Föhrenbergkreis Finanzwirtschaft

Unkonventionelle Lösungen für eine zukunftsfähige Gesellschaft

Archive for 6. August 2009

Old Banks, New Lending Tricks

Posted by hkarner - 6. August 2009

Aus der Business Week:

Lenders haven’t sworn off risky financial products. They’ve come up with a slew of new ones

That didn’t take long. The economy hasn’t yet recovered from the implosion of risky investments that led to the worst recession in decades—and already some of the world’s biggest banks are peddling a new generation of dicey products to corporations, consumers, and investors. Den Rest des Beitrags lesen »

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What Should GAAP Look Like? A Survey and Economic Analysis

Posted by hkarner - 6. August 2009

Aus der Harvard Business School Press:

Authors: S.P. Kothari, Karthik Ramanna, and Douglas J. Skinner

Based on extant literature, we articulate a positive theory of GAAP under the assumption that GAAP’s objective is to facilitate efficient capital allocation within an economy. The theory predicts that GAAP’s principal focus, as shaped by the demand for and supply of financial information, is on the use of the income statement and balance sheet for performance measurement and control (stewardship). The theory allows us to compare and contrast extant GAAP, as observed in a regulated setting, with GAAP that might arise endogenously as a result of market forces. Building on previous research, we argue that verifiability and conservatism, while detracting from accounting’s role in equity valuation, are critical features of GAAP under efficient contracting. We recognize the advantage of using fair values in circumstances where these are based on observable prices in liquid secondary markets, but caution against expanding fair values to areas such as intangibles where they could be used opportunistically. We conclude that rather than converging U.S. GAAP with IFRS, competition between the FASB and the IASB would allow GAAP to better respond to market forces.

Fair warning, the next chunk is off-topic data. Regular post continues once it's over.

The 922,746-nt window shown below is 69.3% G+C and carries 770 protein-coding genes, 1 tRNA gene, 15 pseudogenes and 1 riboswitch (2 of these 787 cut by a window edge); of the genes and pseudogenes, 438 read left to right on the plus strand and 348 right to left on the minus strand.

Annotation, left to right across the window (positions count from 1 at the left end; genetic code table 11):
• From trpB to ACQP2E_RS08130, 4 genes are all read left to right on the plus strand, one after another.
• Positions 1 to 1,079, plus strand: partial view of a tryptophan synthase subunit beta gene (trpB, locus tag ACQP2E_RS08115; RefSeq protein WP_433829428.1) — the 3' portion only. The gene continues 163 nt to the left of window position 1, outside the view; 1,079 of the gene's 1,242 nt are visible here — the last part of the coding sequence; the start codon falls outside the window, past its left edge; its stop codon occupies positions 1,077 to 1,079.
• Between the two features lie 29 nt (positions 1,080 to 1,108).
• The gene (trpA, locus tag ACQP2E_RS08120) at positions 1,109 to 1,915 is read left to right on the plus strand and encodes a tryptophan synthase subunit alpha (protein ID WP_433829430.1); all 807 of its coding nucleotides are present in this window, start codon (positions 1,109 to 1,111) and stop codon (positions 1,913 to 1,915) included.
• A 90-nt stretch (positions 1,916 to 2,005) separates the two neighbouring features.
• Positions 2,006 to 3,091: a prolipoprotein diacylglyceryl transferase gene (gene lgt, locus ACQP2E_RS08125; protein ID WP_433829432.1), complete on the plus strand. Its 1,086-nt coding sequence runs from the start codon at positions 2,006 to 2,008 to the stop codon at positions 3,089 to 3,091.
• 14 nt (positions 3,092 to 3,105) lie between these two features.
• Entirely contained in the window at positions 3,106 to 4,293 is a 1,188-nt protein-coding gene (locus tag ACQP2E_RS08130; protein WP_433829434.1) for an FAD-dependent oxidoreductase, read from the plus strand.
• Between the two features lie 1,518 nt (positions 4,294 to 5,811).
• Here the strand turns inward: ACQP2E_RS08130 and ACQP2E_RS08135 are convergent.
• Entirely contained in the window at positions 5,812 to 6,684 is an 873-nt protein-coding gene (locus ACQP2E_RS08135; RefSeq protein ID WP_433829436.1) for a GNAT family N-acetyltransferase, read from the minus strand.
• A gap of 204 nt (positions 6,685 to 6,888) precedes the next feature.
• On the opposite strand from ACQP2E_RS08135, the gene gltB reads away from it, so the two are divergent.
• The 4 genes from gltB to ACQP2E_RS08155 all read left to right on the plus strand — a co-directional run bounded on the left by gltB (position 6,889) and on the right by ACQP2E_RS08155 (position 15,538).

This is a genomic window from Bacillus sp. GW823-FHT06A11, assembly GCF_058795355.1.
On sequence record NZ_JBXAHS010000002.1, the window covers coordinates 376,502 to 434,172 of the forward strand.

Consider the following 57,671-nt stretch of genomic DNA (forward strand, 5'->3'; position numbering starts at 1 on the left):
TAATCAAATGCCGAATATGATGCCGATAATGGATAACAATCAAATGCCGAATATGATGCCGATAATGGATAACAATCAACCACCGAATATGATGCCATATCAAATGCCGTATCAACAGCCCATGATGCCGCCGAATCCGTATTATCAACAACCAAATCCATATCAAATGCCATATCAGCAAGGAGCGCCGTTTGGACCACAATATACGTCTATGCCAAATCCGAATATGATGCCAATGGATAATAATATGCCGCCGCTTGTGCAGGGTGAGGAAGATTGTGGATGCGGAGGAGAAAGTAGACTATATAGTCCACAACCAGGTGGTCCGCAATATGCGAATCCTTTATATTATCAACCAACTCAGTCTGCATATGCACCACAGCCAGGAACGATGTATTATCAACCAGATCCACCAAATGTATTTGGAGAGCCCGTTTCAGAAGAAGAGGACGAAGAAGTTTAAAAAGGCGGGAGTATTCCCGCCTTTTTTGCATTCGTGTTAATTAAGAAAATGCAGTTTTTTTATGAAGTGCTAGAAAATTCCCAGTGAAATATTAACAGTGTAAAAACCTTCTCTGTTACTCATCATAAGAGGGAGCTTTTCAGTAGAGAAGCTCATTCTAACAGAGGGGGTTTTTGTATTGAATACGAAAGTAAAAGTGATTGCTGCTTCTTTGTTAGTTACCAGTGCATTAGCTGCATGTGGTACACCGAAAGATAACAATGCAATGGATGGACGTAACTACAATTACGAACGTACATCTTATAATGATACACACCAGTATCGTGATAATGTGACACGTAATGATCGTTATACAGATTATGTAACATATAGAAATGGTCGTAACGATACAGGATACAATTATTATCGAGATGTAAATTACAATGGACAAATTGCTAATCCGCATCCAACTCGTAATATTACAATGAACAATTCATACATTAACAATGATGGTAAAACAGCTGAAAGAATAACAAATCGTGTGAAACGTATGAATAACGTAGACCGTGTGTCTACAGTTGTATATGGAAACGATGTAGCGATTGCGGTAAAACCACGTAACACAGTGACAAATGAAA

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Obama and the Economy

Posted by hkarner - 6. August 2009

Mises Daily by | Posted on 8/6/2009 12:00:00 AM

Travel with me back to yesteryear, the early days of the Reagan administration, when taxes were being cut and spending increases were being curbed (actual spending cuts were few), and when journalists were losing their heads about the supposedly catastrophic state of the economy. Den Rest des Beitrags lesen »

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Bouncing Britain

Posted by hkarner - 6. August 2009

Aus P. Krugman’s Blog in der NYT:

Two months ago I wrote that there were hints of a relatively quick economic turnaround in Britain. Now those hints have gotten much stronger. Basically, aggressive monetary policy and the depreciation of the pound are giving Britain a boost relative to other advanced countries.

Oh, and markets don’t seem to think Britain is insolvent, either. The CDS spread, which I noted was not too bad a month ago at 71, is now down to 50.

Definitely an easing crisis, though probably not enough to save Gordon Brown.

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Are ‚There Bright Spots Amid the Global Recession?

Posted by hkarner - 6. August 2009

Nuriel Roubini ist wirklich ein Schatz. Aus seinem Global EconoMonitor:

Today we take a look at which countries have best weathered the global recession and credit crunch. All economies have been affected by the crisis, but a combination of policy responses and strong fundamentals has given some countries, especially some emerging market economies, a relative edge. These same strengths could lead the countries we highlight below to perform better as the global recovery begins, even if their growth rates remain well below 2003-2007 trends.